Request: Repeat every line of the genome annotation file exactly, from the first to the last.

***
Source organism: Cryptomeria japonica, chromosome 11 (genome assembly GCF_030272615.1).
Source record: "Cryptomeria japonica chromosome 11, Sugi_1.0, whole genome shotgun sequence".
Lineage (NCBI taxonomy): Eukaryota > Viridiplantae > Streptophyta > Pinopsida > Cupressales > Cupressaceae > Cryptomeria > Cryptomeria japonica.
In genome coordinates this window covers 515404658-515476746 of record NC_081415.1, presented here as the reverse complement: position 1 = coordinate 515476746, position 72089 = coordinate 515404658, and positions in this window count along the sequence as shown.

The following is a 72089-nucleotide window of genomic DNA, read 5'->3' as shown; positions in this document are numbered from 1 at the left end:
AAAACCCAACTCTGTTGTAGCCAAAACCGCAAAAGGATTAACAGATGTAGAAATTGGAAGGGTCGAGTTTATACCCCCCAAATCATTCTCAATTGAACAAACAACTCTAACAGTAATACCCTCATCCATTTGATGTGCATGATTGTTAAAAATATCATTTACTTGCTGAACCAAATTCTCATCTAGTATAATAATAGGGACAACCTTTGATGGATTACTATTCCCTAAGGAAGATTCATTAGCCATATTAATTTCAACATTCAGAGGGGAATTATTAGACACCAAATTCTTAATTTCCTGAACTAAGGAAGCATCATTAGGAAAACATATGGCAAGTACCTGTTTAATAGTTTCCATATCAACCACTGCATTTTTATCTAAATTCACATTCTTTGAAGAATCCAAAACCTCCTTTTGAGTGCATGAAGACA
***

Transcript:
Source organism: Cryptomeria japonica, chromosome 11 (genome assembly GCF_030272615.1).
Source record: "Cryptomeria japonica chromosome 11, Sugi_1.0, whole genome shotgun sequence".
Lineage (NCBI taxonomy): Eukaryota > Viridiplantae > Streptophyta > Pinopsida > Cupressales > Cupressaceae > Cryptomeria > Cryptomeria japonica.
In genome coordinates this window covers 515404658-515476746 of record NC_081415.1, presented here as the reverse complement: position 1 = coordinate 515476746, position 72089 = coordinate 515404658, and positions in this window count along the sequence as shown.

The following is a 72089-nucleotide window of genomic DNA, read 5'->3' as shown; positions in this document are numbered from 1 at the left end:
AAAACCCAACTCTGTTGTAGCCAAAACCGCAAAAGGATTAACAGATGTAGAAATTGGAAGGGTCGAGTTTATACCCCCCAAATCATTCTCAATTGAACAAACAACTCTAACAGTAATACCCTCATCCATTTGATGTGCATGATTGTTAAAAATATCATTTACTTGCTGAACCAAATTCTCATCTAGTATAATAATAGGGACAACCTTTGATGGATTACTATTCCCTAAGGAAGATTCATTAGCCATATTAATTTCAACATTCAGAGGGGAATTATTAGACACCAAATTCTTAATTTCCTGAACTAAGGAAGCATCATTAGGAAAACATATGGCAAGTACCTGTTTAATAGTTTCCATATCAACCACTGCATTTTTATCTAAATTCACATTCTTTGAAGAATCCAAAACCTCCTTTTGAGTGCATGAAGACA